Information Minister Fawad Chaudhry on Friday said the government is introducing a “new revolutionary visa policy” to encourage tourism in the country.
He added that the incumbent PTI-led government wants tourism to become the foundation for change in Pakistan.
Chaudhry, who was briefing the press outside Parliament House in Islamabad on proposed changes to the country’s visa regime, said that Malaysia earns roughly $20 billion annually through tourism ─ “and they only have beaches” ─ while Turkey earns $40bn.
Pakistan’s visa regime “used to be open until about 1965 onwards”, he said, adding that the country is “a paradise for tourism”.
“We have mountain tourism, religious tourism, beach tourism, cities and huge food tourism. For this initiative, all agencies and departments put their heads together at the prime minister’s suggestion,” Chaudhry said.
The government has decided to provide the e-visa facility to 175 countries and visa on arrival to 50 countries, he said. Visa on arrival will also be provided to Indian-origin British and American citizens holding United States or United Kingdom passports.
Tour operators that are approved by the International Air Transport Association (IATA) will now be allowed to bring groups of tourists to Pakistan, he said.
Additionally, the process for acquiring a work visa to nationals of 96 countries for business purposes has been eased, Chaudhry said, with applicants receiving their visa in 7-10 days after the Board of Investment issues them a letter.
The duration of diplomatic and student visas has been extended from one year to three years, and one year to two years, respectively, while a visa for religious purposes will remain valid for 45 days, the information minister added.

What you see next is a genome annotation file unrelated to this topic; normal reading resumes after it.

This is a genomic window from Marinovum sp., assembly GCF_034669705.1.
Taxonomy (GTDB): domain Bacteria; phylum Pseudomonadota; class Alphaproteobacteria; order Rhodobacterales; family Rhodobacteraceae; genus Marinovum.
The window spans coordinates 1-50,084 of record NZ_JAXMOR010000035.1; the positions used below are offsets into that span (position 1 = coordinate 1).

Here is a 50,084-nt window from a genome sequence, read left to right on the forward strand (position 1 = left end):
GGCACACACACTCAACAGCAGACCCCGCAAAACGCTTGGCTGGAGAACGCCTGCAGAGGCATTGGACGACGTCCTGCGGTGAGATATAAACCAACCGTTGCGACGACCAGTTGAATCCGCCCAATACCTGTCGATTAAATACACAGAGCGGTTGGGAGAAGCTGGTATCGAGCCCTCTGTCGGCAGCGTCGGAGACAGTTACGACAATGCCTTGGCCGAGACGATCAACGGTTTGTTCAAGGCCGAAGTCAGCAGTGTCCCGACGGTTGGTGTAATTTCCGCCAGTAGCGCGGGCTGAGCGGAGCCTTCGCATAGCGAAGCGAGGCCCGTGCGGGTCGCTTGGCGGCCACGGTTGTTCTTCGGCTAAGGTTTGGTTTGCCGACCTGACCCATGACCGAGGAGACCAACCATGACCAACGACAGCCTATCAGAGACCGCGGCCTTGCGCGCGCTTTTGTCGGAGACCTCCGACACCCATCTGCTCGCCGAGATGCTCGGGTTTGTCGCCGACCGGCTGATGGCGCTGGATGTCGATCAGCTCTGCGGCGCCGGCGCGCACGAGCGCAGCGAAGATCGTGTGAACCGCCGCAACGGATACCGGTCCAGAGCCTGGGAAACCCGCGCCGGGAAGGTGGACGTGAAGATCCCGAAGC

The processing of journalist visas will be done through the information ministry, Chaudhry said, and restrictions on journalists to limit their movements to just three cities have been lifted.
Foreign tourists will not require no-objection certificates (NOCs) to visit open cantonments, Azad Jammu and Kashmir, and Gilgit Baltistan, Chaudhry said. “They can go anywhere in Pakistan, they don’t need an NOC anymore.”
“We want tourism to be promoted, to become the foundation for change in Pakistan,” Chaudhry said.
The Pakistan Tehreek-i-Insaf leader compared the incumbent government’s term to the previous government, saying that it had “brought Pakistan back on the world map”.
The PTI in its manifesto promised to develop 20 new tourist destinations during its tenure, at an average of four a year.
The tourism department intends to explore tourism potential in Kurram tribal district and the Samana hill station in Orakzai tribal district under the plan, and has also selected 25 areas in Khyber Pakhtunkhwa where sites will be identified for the promotion of tourism.
Recently, the government also announced it would open the Kartarpur Corridor to Sikh pilgrims from India in 2019, and has outlined a plan to facilitate them.